How To Stop Leash Pulling In 5 Minutes
5 Ways to Get Your Dog to Stop Pulling on the Leash
On the other hand, dogs aren’t born knowing how to behave and react when they’re on a leash!
At times, young dogs and puppies may refuse to walk on a leash.
However, in order to have a well-trained and well-behaved dog, it must learn to walk nicely on a leash!
Professionals Use These Tricks to Get a Dog to Walk Calmly on a Leash:
5. Use the same leash every time.
Retractable and flexi leash users are setting their dogs up for failure.
Before he pulls you, the dog should know exactly how much space he has to roam.
So, I don’t mind if you have 4 or 6 foot leashes and like to switch them out with the seasons, but please keep the leash length consistent.
For beginner dogs, I prefer a 6-foot leash.
Before he begins to pull, the dog will learn that he has 5 and a half feet of space.
Yes, dogs are capable of comprehending this!
4. Do Not Let Him Pull
Bad habits can develop quickly!
Allowing your dog to pull you is not a good habit.
I don’t care how much my dog wants to go for a walk, sniff the fire hydrant, or even pee (I know, that last one sounds cruel), he doesn’t need to pull me to do any of these things!
It is confusing for the dog if you allow him to pull you on occasion but not on others.
Make it a habit not to let this behavior get out of hand.
I assure you, it is far easier to prevent this from happening in the first place than it is to try to change it later.
3. Take a different path
Change your direction if your dog isn’t paying attention to you or appears to be distracted by what’s in front of him.
I simply go the other way, locking my arm and hand to prevent them from pulling and jarring.
Yes, the dog corrects himself (which is why I lock my arm and hand to prevent them from being pulled).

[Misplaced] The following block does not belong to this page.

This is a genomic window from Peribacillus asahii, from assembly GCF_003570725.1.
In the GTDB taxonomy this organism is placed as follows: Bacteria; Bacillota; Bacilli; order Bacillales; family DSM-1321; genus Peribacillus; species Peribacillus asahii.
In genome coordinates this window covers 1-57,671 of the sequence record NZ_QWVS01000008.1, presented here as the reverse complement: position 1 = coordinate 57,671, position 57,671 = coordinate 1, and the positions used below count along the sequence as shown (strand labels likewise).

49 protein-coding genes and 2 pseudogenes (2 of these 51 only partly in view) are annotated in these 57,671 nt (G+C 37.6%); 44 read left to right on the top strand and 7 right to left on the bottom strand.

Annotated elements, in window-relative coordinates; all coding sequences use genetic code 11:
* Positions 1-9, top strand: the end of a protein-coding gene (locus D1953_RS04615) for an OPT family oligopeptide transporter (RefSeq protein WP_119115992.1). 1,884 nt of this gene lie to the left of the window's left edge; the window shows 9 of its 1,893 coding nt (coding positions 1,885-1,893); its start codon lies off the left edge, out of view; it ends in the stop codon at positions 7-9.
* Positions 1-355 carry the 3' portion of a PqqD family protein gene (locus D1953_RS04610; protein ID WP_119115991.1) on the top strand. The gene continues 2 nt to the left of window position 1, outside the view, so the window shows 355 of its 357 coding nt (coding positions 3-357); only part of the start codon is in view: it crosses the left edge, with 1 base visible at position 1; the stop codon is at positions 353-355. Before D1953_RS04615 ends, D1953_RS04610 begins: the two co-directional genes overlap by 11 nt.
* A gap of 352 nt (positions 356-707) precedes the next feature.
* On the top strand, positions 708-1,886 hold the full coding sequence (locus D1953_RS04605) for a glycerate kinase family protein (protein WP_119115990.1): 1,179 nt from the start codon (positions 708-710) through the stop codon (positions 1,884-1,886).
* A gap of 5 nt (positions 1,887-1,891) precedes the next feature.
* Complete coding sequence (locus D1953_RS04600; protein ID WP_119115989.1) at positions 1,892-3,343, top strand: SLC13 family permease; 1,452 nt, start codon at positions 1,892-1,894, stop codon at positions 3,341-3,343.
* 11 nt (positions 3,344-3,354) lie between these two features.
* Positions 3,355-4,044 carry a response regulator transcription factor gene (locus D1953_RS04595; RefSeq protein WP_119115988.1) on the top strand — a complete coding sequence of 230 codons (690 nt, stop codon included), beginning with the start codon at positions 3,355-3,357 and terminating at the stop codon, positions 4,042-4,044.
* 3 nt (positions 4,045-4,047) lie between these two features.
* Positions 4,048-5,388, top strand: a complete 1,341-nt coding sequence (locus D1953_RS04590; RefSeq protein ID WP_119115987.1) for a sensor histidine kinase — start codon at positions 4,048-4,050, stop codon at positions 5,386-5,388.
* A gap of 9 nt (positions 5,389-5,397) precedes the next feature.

I joke with my clients that I almost want my dog to believe I have bipolar disorder.
He learns to keep an eye on me if he never knows which way I’ll turn!
Yes, he can keep an eye on you while sniffing and enjoying a good time!
2. Keep your right hand on the leash.
This is something I’ve stated in numerous articles and training videos.
If your dog is on your left side and your leash is in your left hand, you are more likely to pull and strangle him.
Strangling your dog with the leash in your right hand and the dog on your left side is nearly impossible.
Although the dog has plenty of room to make a mistake, you can correct it by changing your direction.
If you pull on your dog too much, he will pull back on you!
1. Recognize and reward appropriate behavior.
I recently stated the same thing!
Reward your dog when he looks at you or pays attention to you at all!
We want our dogs to pay attention to us, but we rarely give them praise or treats for doing so.
When you see something you like, let him know.
Give him something to eat.
I congratulate him.
He enjoys being petted.
Alternatively, take his toy and play a game with him.
Encourage your dog to look at you and communicate with you.
He’s not paying attention to everything else around him if he’s paying attention to you.
Let me repeat that.
HE ISN’T PAYING ATTENTION TO EVERYTHING ELSE AROUND HIM IF HE IS PAYING ATTENTION TO YOU!!!
That’s a fantastic idea.
I don’t mind my dog “being a dog” and sniffing and enjoying fun, but she must never pull me. AND, when she chooses to be near me and give attention to me, I recognize and reward her generously!